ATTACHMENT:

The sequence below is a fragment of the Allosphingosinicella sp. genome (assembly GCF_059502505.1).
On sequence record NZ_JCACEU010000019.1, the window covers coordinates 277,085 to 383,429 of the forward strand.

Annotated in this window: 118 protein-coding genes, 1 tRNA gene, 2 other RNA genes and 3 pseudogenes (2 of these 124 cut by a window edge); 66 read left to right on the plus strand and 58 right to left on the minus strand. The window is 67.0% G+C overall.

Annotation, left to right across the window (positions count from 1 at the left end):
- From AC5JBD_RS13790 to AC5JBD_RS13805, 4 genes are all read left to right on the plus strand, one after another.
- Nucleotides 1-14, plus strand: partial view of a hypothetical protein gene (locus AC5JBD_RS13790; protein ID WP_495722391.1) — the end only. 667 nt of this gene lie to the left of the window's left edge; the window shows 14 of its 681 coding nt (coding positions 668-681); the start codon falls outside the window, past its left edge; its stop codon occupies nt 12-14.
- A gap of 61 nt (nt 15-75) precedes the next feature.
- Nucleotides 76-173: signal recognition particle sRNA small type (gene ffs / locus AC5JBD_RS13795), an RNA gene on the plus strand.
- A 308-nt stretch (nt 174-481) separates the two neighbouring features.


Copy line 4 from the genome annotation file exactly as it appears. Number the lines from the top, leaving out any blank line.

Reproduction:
Annotation, left to right across the window (positions count from 1 at the left end):